For its part, Tehran was angered by the latest American plan based on a ‘divide and conquer’ approach and fears that Iraq will become a US protectorate after the US has discovered a barrier against the Shia-dominated government in the [predominately] Sunni Sahwa (Awakening) protection forces. Tehran’s apprehension was quite considerable; especially after Bush declared that the Sahwa forces presently number 90,000 strong (members receive monthly salary of US $300).
Through an editorial written by Selig S. Harrison in the ‘Boston Globe’, Tehran was able communicate its point across to the US: “Unless [General David] Petraeus drastically cuts back the Sunni militias, Tehran will unleash the Shia militias against US forces again and step up to help al Maliki’s intelligence service, the Ministry of National Security.” This was followed by al Maliki’s attack on the Mehdi army in Basra.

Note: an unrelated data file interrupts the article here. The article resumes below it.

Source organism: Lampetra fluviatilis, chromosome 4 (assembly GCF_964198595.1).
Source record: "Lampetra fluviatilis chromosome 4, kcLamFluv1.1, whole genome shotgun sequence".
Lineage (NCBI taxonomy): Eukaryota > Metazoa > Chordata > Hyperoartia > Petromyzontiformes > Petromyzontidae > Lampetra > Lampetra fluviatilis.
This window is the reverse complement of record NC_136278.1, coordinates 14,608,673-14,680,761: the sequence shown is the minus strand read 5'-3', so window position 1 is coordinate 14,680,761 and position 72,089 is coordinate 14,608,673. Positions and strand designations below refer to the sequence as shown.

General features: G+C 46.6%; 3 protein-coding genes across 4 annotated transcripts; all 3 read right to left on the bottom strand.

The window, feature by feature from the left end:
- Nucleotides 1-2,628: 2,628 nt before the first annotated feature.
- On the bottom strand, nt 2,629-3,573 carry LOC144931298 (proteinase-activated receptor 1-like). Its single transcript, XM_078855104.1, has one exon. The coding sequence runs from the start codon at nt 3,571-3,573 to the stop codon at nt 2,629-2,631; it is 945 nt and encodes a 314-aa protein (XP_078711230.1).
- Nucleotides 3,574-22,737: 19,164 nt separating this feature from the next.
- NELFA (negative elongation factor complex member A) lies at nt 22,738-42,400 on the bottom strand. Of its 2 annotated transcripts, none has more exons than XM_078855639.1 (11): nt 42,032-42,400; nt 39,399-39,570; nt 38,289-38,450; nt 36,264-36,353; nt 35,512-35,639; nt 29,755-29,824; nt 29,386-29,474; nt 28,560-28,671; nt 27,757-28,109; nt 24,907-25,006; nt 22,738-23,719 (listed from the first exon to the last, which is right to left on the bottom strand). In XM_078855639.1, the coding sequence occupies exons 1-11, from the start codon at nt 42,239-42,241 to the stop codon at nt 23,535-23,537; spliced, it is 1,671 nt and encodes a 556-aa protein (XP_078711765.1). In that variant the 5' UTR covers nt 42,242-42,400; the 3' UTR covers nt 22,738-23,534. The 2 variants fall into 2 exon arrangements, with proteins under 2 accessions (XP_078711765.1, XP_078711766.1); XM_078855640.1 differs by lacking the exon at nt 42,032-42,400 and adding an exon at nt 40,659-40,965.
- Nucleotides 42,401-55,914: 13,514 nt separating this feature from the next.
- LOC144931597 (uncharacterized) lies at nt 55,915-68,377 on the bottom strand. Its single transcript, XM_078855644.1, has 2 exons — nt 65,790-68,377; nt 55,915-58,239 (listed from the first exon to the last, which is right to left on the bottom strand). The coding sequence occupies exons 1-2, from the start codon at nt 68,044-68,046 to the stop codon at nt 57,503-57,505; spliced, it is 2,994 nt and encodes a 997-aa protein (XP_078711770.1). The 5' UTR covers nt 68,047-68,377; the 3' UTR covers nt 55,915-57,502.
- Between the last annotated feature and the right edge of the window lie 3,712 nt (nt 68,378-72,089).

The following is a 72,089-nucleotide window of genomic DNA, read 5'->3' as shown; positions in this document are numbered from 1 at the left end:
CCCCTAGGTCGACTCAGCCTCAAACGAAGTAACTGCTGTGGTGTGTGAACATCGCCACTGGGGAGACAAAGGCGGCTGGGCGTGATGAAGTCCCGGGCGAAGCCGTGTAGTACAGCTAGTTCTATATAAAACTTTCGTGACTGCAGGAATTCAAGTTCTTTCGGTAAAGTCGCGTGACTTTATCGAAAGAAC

The article written by the stooge Selig S. Harrison is entitled Working with Iran to Stabilize Iraq, a strategy also endorsed by Senator Jim Webb. But assisting in the stability of Iraq is the last thing Iran can be expected to do. The failure of the Basra campaign is simply that it stopped far short of what is needed. Iran has become masters at starting, stopping, delaying, relocating, withdrawing, calling for a truce, hiding in the shadows, and in general conducting surreptitious warfare against the U.S. This is exactly what has happened in Basra.
The temporary and fragile peace in Basra was purchased through negotiations with none other than Iran.
The Mehdi militiamen withdrew from the streets after six days of fighting, but they appear to have taken their arms with them, defying Prime Minister Maliki’s initial demand that all militia-held medium and heavy weapons be surrendered.
The political leadership of Iraq is saying that there was no deal with the Mehdi militia to stop the fighting.
On Thursday Mr Maliki insisted he had not ordered negotiations with Moqtada Sadr.
And a source close to the prime minister says that Moqtada Sadr’s order to cease fighting came at the instigation of Iran.
The source said that as the bloodshed in Basra began early last week, Moqtada Sadr tried to telephone Prime Minister Maliki from Qom, in Iran – and the prime minister refused to take his call.